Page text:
mov	arg1, #31
    	mov	arg2, #30
    	mov	arg3, #0
    	mov	arg4, ##115200
    	calla	#@_start
    L__0002
    	mov	arg1, ptr_L__0004_
    	calla	#@_str
    	jmp	#@L__0002
    _hello_ret
    	reta
    
    _start
    	mov	_start_rx_pin, arg1
    	mov	_start_tx_pin, arg2
    	mov	muldivb_, arg4
    	wrlong	muldivb_, objptr
    	mov	muldiva_, ##80000000
    	calla	#divide_
    	add	objptr, #8
    	wrlong	muldivb_, objptr
    	add	objptr, #4
    	wrbyte	_start_tx_pin, objptr
    	mov	start_tmp001_, #1
    	rdbyte	start_tmp002_, objptr
    	shl	start_tmp001_, start_tmp002_
    	sub	objptr, #8
    	wrlong	start_tmp001_, objptr
    	add	objptr, #9
    	wrbyte	_start_rx_pin, objptr
    	sub	objptr, #13
    	mov	result1, #1
    _start_ret
    	reta
    
    _tx
    	add	objptr, #4
    	rdlong	tx_tmp002_, objptr
    	or	OUTB, tx_tmp002_
    	sub	objptr, #4
    	or	DIRB, tx_tmp002_
    	mov	_tx_val, arg1
    	or	_tx_val, #256
    	shl	_tx_val, #1
    	getct	result1
    	mov	_tx_waitcycles, result1
    	mov	_tx__idx__0001, #10
    L__0005
    	add	objptr, #8
    	rdlong	tx_tmp002_, objptr
    	sub	objptr, #8
    	add	_tx_waitcycles, tx_tmp002_
    	mov	arg1, _tx_waitcycles
    	addct1	arg1, #0
    	waitct1
    	test	_tx_val, #1 wz
     if_e	jmp	#@L__0008
    	add	objptr, #4
    	rdlong	tx_tmp002_, objptr
    	sub	objptr, #4
    	or	OUTB, tx_tmp002_
    	jmp	#@L__0009
    L__0008
    	add	objptr, #4
    	rdlong	tx_tmp002_, objptr
    	sub	objptr, #4
    	andn	OUTB, tx_tmp002_
    L__0009
    	shr	_tx_val, #1
    	djnz	_tx__idx__0001, #@L__0005
    _tx_ret
    	reta
    
    _str
    	mov	_str_s, arg1
    L__0010
    	mov	str_tmp001_, _str_s
    	add	_str_s, #1
    	rdbyte	_str_c, str_tmp001_ wz
     if_ne	mov	arg1, _str_c
     if_ne	calla	#@_tx
     if_ne	jmp	#@L__0010
    _str_ret
    	reta
    
    L__0004
    	byte	"hello, world!"
    	byte	13
    	byte	10
    	byte	0
    	long
    objmem
    	long	$00000000
    	long	$00000000
    	long	$00000000
    	long	$00000000
    stackspace
    	long	0
    

    As you can see although it does run it's not particularly optimized for the P2 yet. The DAT section processing is also very incomplete still (a lot of P2 instructions aren't recognized yet). But with hello world working I hope the pace should pick up now.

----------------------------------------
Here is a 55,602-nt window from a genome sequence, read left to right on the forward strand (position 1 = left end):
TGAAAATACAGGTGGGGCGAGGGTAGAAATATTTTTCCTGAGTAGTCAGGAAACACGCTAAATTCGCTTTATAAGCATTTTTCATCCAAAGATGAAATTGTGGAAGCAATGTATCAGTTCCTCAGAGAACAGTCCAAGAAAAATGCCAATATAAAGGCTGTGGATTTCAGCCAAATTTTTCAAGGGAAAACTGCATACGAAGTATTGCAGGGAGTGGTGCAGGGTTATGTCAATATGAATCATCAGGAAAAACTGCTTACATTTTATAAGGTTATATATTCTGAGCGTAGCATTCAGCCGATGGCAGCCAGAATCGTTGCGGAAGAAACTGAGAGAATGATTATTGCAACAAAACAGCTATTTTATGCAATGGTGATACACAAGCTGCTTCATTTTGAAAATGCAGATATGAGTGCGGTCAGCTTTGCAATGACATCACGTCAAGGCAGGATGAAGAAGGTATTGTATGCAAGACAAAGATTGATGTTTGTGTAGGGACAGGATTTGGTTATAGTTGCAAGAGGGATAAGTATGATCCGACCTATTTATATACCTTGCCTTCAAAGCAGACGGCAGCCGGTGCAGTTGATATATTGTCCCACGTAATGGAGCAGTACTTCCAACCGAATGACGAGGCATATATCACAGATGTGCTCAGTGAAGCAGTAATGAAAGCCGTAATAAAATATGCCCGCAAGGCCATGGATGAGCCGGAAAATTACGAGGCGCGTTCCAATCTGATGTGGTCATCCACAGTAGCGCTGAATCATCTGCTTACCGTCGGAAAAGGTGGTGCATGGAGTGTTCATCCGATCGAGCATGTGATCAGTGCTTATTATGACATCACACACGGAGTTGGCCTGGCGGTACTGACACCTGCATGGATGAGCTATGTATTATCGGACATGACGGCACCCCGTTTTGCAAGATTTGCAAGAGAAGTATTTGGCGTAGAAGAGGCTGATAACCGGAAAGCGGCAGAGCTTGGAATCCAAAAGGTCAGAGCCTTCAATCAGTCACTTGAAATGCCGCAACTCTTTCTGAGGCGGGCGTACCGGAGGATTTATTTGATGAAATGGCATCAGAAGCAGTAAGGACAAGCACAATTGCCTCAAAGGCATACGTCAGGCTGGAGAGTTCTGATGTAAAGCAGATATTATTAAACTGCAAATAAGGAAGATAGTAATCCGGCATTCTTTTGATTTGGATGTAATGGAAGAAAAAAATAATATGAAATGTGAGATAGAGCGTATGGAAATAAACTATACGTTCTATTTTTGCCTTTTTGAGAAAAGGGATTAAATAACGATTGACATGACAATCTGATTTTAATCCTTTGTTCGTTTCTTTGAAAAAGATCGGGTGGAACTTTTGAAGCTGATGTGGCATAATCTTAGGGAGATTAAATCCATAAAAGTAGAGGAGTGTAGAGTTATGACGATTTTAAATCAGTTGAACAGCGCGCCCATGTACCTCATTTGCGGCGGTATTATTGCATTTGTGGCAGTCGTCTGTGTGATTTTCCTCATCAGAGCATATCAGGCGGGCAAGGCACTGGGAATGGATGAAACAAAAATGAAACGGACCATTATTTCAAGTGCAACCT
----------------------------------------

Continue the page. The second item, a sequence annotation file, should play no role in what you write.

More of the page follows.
• Seairth wrote: »
    Seairth wrote: »
    mindrobots wrote: »
    Why?? No clue, there isn't any pressing need since there are more than enough editing tools to use. I know, because you could! That's why!!!

    Startup time after that initial one is about 15-20 seconds to go from command line to running editor. Geany starts up in about 2-3 seconds. VIM? Well, don't blink!

    Neat! Why, of course, is because it can potentially make for a great Propeller IDE.

    The startup performance is a bit unfortunate. I wonder if node.js 6 will help at all. Or is that what you just installed? I'm guessing that VSCode is a larger package than Geany and VIM, especially if including the node modules that need to load, so some of this could also be filesystem-related.


    btw, what was your RPi setup?

    RasPi 3 - no overclocking, Raspbian Jessie (maybe 1 release back?)
    1GB of memory :D

    I had just installed nodje 6 so it either helped (or not!).

    Startup time isn't unreasonable if you think of it as an IDE like Eclipse - start it in the morning and do almost everythign you need to do from inside Eclipse during the day. Twenty seconds is acceptable for that.

    vscode itself seems pretty responsive once it is started. Barring the memory issues, it is certainly usable as an editor. It tells me that I have no extensions installed at this time - I'm not sure if that is the default or if it is because my Extension Host terminated...therefore, no extensions. When I get some more play time, I'll try your extension and see what that does.

    I could try a SD card with /swap - it may allow Jessie to offload enough unused cruft from memory to waddle through vscode. I ususally don't do /swap on Raspi images.

    (**Interesting mindset thing: I said "when I get more playtime" because I am doing this on my Raspberry Pi sitting on my desk at work...old mindset says I won't be back to that computer until Monday..... New mindset says "unplug the little thing, toss it your briefcase and play with it at home!" Or even "pop out the SD card and take it home to plug into your Pi at home!" I like this world of tiny/cheap computers!!!)